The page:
Sanders sighed as the jostling crowds made their way toward Eighth Avenue. Would he get his chance to make his pitch? As they entered the subway station, the team finally dispersed: several white kids lingered near the hotdog stand on the street corner; most of the blacks and Latinos seemed headed for the uptown trains. It looked like Smitty alone headed for the downtown platforms.
Sanders trailed him at a distance. The station was unusually empty for a Saturday afternoon. Sanders waited in the shadows as Smith purchased a Metrocard, and tried to ignore the stare of the nosey platform attendant, who was no doubt suspicious of both him and his bags. It was nothing new: the homeless were always assumed to be engaging in criminal activity. Did it ever cross their minds that an affluent kid like the athlete in front of him was just as likely to be carrying something illegal? It just went to show that while New Yorkers liked to think of themselves as a most confident breed, they couldn't help getting nervous when it came to cats from the ghetto.
In an attempt to avoid the possibility of contact with what was obviously a Central Park junkie watching him, Smith sought the solace of his iPod. He diverted his gaze as the man settled into the wooden seats, but then glanced at him again. It couldn't be – yes, it was. It was that same homeless guy who'd been sitting at the game. Was he stalking him?
Smitty contemplated his escape options while a bored rat, oblivious to the unfolding drama, crossed a murky puddle between the rails. What was delaying the C train? He consulted his watch for the fifth time in as many minutes before remembering that the MTA always chose weekends for track repairs. How convenient – no wonder the station was virtually empty.
Sanders was the first to break the uncomfortable silence. "I've been watching you all afternoon, young man. I got information that could change your life." This was a line he often employed when courting a potential draftee. No one would pass up the opportunity to play in pinstripes, but there was a telling correlation between those who had it in them to thrive as a rookie under strict league coaching, and those who would stoop to converse with a random bum. This was not to say that major leaguers – definitely not Yankee players – were selfish or arrogant as a rule. But Sanders (another legacy of his upbringing in the projects) preferred to recruit young men who were more likely to use their fame and fortune for good causes – a potential donor to the "Make-A-Wish" Foundation.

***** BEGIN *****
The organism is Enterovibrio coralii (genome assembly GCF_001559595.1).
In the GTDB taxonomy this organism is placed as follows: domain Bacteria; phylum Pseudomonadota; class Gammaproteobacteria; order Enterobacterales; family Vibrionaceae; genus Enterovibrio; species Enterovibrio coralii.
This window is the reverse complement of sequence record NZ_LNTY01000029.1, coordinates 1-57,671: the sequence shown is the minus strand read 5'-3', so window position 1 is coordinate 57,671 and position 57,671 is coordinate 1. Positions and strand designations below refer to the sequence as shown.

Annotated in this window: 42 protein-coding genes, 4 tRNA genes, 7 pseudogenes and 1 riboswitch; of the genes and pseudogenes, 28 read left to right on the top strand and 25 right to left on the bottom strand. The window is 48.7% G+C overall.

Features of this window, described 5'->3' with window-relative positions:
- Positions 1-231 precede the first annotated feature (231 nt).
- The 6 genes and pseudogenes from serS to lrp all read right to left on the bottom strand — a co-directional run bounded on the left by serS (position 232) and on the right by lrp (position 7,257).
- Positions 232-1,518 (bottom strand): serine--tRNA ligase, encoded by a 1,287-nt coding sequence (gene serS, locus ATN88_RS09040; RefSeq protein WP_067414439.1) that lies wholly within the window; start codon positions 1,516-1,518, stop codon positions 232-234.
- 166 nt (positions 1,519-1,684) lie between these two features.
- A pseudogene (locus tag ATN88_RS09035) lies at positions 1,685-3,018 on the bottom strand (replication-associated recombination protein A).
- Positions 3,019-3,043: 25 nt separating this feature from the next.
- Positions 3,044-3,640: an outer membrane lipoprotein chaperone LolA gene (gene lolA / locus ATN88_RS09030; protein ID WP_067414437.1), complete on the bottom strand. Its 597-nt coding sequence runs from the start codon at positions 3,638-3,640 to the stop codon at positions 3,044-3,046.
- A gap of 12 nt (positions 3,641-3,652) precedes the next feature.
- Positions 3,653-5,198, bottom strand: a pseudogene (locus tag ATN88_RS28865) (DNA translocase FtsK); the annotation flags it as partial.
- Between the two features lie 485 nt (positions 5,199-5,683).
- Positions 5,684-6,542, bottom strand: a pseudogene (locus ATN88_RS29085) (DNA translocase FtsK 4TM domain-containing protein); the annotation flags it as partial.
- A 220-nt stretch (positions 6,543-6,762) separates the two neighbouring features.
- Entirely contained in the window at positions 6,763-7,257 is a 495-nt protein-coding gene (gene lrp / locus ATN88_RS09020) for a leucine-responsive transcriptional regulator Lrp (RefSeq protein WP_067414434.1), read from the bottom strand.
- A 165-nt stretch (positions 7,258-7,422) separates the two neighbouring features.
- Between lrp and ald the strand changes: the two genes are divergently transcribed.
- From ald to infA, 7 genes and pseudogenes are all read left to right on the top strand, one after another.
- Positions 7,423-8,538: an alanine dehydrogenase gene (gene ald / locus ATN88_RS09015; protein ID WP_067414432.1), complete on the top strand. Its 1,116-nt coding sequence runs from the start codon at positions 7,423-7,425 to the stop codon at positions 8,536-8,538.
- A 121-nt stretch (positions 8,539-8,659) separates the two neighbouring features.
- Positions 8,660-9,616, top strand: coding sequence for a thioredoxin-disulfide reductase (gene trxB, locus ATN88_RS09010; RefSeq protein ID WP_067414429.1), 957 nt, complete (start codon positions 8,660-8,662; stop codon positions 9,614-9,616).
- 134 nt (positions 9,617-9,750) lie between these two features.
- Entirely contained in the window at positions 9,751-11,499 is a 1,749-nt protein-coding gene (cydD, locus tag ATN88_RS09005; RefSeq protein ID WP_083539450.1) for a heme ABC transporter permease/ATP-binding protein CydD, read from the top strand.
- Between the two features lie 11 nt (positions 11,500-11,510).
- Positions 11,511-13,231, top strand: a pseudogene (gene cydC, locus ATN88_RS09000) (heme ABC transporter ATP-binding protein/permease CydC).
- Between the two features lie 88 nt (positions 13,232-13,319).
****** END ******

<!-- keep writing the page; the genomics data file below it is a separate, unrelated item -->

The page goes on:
Smitty wheeled, startled. He had lived in the city long enough to know that strangers don't generally engage in conversation with each other, especially while waiting on some lonely train platform. What was this guy offering? Drugs? And what was this about changing your life? He was obviously the one who needed a change. Smitty was about to open up on him, but thought better of it. Regaining his composure, he resumed his vacant stare down the tunnel, pretending he hadn't heard.
Sanders continued. "You got sound mechanics, a fastball with movement, and a sneaky curve. But you need to be a little less aggressive – I know that's not what high school pitching coaches say. But minor leaguers will pound anything up and over the plate."
Smitty wasn't sure he had heard right. Funny this homeless guy knew so much about baseball. It didn't seem to go with his being such a creep. Well, maybe he had nothing better to do all day than watch kids like him playing in the park.
Smitty turned to the lights illuminating the darkness at the far end of the tunnel. At last, the local – his train – came to save him. He boarded it without another look, and with him went the chance he'd always dreamed of.